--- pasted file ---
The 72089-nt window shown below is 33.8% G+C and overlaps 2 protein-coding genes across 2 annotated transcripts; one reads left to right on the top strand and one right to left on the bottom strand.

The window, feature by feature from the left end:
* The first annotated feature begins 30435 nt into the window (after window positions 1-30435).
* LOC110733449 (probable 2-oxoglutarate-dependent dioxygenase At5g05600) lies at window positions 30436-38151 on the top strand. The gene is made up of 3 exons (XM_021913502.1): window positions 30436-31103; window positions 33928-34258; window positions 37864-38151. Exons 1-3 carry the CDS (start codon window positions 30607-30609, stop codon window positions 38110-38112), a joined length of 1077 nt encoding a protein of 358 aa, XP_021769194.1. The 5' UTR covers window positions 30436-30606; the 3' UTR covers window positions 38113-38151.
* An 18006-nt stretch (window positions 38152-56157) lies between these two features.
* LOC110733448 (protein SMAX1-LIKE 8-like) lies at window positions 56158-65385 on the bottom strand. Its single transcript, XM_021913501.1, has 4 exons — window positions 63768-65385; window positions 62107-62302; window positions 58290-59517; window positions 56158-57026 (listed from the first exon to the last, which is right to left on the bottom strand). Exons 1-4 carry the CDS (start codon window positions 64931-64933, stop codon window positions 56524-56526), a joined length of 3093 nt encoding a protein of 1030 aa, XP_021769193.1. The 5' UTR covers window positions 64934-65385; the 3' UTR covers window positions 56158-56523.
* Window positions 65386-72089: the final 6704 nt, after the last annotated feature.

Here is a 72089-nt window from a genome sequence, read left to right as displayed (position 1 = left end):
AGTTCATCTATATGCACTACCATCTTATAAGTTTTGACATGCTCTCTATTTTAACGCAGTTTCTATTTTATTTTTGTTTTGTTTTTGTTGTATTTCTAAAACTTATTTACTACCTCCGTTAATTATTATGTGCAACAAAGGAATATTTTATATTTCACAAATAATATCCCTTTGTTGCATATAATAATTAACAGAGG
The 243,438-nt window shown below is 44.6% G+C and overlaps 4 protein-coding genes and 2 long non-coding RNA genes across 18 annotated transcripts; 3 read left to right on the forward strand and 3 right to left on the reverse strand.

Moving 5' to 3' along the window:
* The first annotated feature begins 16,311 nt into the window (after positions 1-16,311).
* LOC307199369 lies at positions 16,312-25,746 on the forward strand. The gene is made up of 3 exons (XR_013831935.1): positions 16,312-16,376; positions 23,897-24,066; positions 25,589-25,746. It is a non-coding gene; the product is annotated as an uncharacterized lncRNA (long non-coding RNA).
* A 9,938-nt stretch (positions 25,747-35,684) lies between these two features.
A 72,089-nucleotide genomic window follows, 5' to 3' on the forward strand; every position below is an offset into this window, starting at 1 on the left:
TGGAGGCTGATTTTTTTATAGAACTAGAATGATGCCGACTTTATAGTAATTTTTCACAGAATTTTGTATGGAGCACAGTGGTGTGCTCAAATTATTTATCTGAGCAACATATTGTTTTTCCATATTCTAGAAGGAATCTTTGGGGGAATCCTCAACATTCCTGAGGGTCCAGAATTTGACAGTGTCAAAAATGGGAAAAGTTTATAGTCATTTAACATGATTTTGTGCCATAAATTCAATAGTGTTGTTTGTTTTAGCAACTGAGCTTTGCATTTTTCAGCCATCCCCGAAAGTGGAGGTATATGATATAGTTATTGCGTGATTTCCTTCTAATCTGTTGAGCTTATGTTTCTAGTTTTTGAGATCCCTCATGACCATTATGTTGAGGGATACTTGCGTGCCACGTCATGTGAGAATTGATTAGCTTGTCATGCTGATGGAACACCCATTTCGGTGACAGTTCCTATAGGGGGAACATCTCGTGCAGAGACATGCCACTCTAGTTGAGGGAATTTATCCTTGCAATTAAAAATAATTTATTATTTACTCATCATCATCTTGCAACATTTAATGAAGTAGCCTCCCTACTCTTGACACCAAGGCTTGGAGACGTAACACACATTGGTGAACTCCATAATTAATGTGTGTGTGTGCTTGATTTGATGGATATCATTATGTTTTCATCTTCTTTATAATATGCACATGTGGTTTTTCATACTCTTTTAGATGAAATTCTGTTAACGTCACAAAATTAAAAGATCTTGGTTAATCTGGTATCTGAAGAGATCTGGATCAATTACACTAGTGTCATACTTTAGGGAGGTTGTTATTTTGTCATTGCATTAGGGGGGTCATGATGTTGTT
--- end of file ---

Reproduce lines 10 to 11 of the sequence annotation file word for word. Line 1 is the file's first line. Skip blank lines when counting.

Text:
The 243,438-nt window shown below is 44.6% G+C and overlaps 4 protein-coding genes and 2 long non-coding RNA genes across 18 annotated transcripts; 3 read left to right on the forward strand and 3 right to left on the reverse strand.

Moving 5' to 3' along the window: